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Linux Mint pre-loads Chromium and Brings New IPTV Player

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Linux

The Linux Mint team announces that they are now including Chromium in the Mint repo. And also a new IPTV Player in user demands.
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Linux Mint Announces New Hypnotix IPTV Player And Chromium Pack

  • Linux Mint Announces New Hypnotix IPTV Player And Chromium Package

    We’re now only one and a half months (mid-December) away from the release of the first point version 20.1 of the Linux Mint 20 series, which recently received the codename “Ulyssa.”

    Until you wait for Linux Mint 20.1 “Ulyssa,” its founder Clement Lefebvre has shared interesting updates on the latest monthly newsletter, which you can try right now.

Linux Mint introduces its own take on the Chromium web browser

  • Linux Mint introduces its own take on the Chromium web browser

    Linux Mint is a very popular Linux desktop distribution. I use the latest version, Mint 20, on my production desktops. That's partly because, while it's based on Debian Linux and Ubuntu, it takes its own path. The best example of that is Mint's excellent homebrew desktop interface, Cinnamon. Now, Mint's programmers, led by lead developer, Clement "Clem" Lefebvre, have built their own take on Google's open-source Chromium web browser.

Linux Mint pushes out its own Chromium build to help users

  • Linux Mint pushes out its own Chromium build to help users avoid Canonical's Snap Store

    The big deal here is that Canonical said in October 2019 that Chromium, the open-source browser which shares code with Google Chrome, would transition to be packaged solely as a snap, meaning a package designed for the Snap Store, managed by Canonical.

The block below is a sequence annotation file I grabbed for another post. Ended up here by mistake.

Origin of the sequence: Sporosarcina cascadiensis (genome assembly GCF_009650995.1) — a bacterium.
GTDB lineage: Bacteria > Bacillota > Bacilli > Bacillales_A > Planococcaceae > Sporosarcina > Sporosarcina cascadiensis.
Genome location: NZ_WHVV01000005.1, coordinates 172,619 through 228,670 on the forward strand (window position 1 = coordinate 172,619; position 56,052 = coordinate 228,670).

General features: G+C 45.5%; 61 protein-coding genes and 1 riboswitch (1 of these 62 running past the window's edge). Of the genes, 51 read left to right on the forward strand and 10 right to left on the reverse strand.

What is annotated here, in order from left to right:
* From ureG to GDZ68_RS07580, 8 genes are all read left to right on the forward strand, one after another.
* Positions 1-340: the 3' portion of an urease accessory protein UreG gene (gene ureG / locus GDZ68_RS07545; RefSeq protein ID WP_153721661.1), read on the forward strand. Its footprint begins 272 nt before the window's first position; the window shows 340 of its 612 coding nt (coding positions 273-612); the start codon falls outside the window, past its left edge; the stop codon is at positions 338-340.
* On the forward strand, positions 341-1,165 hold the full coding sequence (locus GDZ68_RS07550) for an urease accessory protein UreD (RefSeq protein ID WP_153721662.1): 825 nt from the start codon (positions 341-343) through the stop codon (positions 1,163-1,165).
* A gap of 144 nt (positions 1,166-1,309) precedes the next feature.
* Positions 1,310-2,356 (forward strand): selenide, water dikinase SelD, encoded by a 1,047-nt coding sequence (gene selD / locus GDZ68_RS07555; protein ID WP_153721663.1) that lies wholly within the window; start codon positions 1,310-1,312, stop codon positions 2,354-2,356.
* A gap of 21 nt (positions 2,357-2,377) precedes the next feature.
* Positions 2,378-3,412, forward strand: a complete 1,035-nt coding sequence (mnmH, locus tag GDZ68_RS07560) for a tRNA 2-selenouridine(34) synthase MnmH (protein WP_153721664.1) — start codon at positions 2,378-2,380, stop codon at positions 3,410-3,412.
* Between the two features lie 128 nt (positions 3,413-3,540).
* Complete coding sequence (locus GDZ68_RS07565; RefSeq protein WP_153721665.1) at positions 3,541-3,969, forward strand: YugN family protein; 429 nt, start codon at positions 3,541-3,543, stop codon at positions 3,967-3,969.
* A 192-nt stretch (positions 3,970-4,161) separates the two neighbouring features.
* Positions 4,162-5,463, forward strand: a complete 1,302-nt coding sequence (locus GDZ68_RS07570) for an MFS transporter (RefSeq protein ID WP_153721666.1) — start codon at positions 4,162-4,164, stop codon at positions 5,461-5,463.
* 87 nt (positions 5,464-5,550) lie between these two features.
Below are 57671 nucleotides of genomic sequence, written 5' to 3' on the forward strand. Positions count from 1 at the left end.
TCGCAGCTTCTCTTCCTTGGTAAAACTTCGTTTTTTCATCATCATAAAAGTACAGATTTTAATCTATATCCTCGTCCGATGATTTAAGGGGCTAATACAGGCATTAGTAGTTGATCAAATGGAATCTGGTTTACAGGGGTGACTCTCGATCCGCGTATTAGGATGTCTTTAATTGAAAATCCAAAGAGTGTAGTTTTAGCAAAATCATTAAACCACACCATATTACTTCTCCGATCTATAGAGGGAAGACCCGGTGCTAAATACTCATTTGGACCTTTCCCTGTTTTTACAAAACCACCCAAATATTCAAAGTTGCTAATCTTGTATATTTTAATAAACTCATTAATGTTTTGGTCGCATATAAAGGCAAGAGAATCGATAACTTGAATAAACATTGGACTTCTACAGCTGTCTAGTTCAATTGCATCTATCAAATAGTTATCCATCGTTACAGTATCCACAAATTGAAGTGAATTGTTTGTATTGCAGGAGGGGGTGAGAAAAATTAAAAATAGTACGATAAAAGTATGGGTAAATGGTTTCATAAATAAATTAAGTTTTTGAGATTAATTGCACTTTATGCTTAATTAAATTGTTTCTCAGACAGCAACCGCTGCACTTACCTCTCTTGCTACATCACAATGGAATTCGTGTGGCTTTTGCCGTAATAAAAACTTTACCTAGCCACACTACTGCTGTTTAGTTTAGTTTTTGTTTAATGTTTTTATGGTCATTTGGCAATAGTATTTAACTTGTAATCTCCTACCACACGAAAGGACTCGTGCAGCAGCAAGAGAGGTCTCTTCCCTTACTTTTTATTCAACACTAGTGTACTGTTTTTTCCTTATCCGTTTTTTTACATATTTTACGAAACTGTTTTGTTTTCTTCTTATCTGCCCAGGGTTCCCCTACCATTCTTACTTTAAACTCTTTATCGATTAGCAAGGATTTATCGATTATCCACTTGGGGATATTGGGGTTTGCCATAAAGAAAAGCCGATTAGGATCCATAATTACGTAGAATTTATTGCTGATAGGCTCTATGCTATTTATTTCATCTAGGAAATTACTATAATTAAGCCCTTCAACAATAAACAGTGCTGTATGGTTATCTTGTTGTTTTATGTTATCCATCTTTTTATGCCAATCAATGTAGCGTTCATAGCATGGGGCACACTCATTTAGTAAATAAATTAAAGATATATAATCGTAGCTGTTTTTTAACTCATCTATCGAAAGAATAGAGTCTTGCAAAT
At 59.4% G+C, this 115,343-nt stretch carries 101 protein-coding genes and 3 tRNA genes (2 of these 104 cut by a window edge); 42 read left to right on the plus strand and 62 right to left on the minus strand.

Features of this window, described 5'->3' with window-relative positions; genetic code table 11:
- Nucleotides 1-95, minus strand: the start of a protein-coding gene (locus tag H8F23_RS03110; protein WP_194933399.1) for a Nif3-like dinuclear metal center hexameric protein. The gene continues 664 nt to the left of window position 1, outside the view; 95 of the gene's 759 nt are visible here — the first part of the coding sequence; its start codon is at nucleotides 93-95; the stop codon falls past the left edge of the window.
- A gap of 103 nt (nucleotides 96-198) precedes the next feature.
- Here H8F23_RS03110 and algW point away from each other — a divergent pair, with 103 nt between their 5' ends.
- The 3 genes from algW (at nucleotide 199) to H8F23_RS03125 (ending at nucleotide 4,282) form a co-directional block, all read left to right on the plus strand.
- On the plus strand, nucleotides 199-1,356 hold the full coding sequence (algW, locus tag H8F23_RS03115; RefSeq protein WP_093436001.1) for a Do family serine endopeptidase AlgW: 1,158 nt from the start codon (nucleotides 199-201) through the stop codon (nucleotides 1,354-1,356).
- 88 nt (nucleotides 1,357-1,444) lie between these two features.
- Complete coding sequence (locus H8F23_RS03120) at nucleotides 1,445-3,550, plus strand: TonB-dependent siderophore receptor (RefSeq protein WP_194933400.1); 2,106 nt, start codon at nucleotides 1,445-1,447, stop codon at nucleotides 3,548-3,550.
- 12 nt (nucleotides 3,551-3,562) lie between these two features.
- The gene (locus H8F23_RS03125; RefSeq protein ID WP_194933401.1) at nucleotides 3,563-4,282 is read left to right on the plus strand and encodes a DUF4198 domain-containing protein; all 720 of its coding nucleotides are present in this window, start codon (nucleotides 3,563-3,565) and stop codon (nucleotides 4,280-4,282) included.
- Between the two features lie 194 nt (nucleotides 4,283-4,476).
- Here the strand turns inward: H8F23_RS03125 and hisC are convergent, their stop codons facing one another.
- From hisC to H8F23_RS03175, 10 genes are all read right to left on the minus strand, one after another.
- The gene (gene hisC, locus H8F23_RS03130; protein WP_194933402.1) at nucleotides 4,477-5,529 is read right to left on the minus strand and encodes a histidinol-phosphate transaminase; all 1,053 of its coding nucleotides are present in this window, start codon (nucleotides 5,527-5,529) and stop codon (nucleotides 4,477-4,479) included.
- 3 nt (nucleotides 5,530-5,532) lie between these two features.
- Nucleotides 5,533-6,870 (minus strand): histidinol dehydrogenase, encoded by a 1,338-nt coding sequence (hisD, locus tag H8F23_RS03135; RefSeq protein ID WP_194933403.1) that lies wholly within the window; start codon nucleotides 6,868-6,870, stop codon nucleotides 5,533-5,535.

The company said at the time that "maintaining a single release of Chromium is a significant time investment for the Ubuntu Desktop," especially as Google rolls out a new version every six weeks, with security releases in between.

    [...]

    Google does offer its Chrome browser as a .deb package, but Chrome is not open source, making Chromium a more attractive proposition for Linux users.

    The new Mint-built Chromium shows that the team is serious about enabling its users to manage without the Snap store, though as a user commented, the problem could recur with other packages. "Can I very politely bring up the other SNAP cornering? FWUPD requires SNAP," said a user, referring to an open-source tool for managing firmware updates.

    The notion of building applications into containerised packages is not going away. "The effort that is going into having application developers be able to target a single runtime or that works across distributions, I think is absolutely fantastic, and it's something that's been missing for many many years on Linux systems," said Gnome Foundation executive director Neil McGovern, speaking to The Register recently, though he expressed similar misgivings to those of Lefebvre, saying: "I do have a concern that the Snap Store is entirely gated by Canonical."